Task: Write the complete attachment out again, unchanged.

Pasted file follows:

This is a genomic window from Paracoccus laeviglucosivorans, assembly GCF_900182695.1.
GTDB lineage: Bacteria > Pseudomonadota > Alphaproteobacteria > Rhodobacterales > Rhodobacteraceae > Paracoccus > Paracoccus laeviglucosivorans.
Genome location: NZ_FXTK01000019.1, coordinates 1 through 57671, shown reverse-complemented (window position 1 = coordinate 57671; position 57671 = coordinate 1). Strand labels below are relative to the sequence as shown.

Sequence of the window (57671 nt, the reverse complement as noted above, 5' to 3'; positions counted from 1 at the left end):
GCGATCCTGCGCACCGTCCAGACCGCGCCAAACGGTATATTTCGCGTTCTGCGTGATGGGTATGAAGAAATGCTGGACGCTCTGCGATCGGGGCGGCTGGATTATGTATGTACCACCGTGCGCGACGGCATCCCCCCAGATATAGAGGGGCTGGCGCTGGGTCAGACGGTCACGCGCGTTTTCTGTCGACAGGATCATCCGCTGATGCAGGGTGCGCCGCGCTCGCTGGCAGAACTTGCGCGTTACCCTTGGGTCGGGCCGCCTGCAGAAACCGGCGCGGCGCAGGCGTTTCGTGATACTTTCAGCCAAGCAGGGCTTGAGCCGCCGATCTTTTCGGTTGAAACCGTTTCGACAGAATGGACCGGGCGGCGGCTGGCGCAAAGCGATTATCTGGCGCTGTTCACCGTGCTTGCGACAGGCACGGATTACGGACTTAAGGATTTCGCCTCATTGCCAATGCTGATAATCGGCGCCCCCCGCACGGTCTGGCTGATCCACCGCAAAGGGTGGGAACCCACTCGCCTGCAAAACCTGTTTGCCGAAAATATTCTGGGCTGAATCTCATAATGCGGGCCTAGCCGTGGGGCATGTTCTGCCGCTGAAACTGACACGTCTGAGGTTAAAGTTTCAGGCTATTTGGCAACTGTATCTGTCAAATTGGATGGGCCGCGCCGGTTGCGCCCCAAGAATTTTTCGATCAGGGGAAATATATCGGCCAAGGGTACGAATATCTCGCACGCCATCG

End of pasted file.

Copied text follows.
This is a genomic window from Paracoccus laeviglucosivorans, assembly GCF_900182695.1.
GTDB lineage: Bacteria > Pseudomonadota > Alphaproteobacteria > Rhodobacterales > Rhodobacteraceae > Paracoccus > Paracoccus laeviglucosivorans.
Genome location: NZ_FXTK01000019.1, coordinates 1 through 57671, shown reverse-complemented (window position 1 = coordinate 57671; position 57671 = coordinate 1). Strand labels below are relative to the sequence as shown.

Sequence of the window (57671 nt, the reverse complement as noted above, 5' to 3'; positions counted from 1 at the left end):
GCGATCCTGCGCACCGTCCAGACCGCGCCAAACGGTATATTTCGCGTTCTGCGTGATGGGTATGAAGAAATGCTGGACGCTCTGCGATCGGGGCGGCTGGATTATGTATGTACCACCGTGCGCGACGGCATCCCCCCAGATATAGAGGGGCTGGCGCTGGGTCAGACGGTCACGCGCGTTTTCTGTCGACAGGATCATCCGCTGATGCAGGGTGCGCCGCGCTCGCTGGCAGAACTTGCGCGTTACCCTTGGGTCGGGCCGCCTGCAGAAACCGGCGCGGCGCAGGCGTTTCGTGATACTTTCAGCCAAGCAGGGCTTGAGCCGCCGATCTTTTCGGTTGAAACCGTTTCGACAGAATGGACCGGGCGGCGGCTGGCGCAAAGCGATTATCTGGCGCTGTTCACCGTGCTTGCGACAGGCACGGATTACGGACTTAAGGATTTCGCCTCATTGCCAATGCTGATAATCGGCGCCCCCCGCACGGTCTGGCTGATCCACCGCAAAGGGTGGGAACCCACTCGCCTGCAAAACCTGTTTGCCGAAAATATTCTGGGCTGAATCTCATAATGCGGGCCTAGCCGTGGGGCATGTTCTGCCGCTGAAACTGACACGTCTGAGGTTAAAGTTTCAGGCTATTTGGCAACTGTATCTGTCAAATTGGATGGGCCGCGCCGGTTGCGCCCCAAGAATTTTTCGATCAGGGGAAATATATCGGCCAAGGGTACGAATATCTCGCACGCCATCG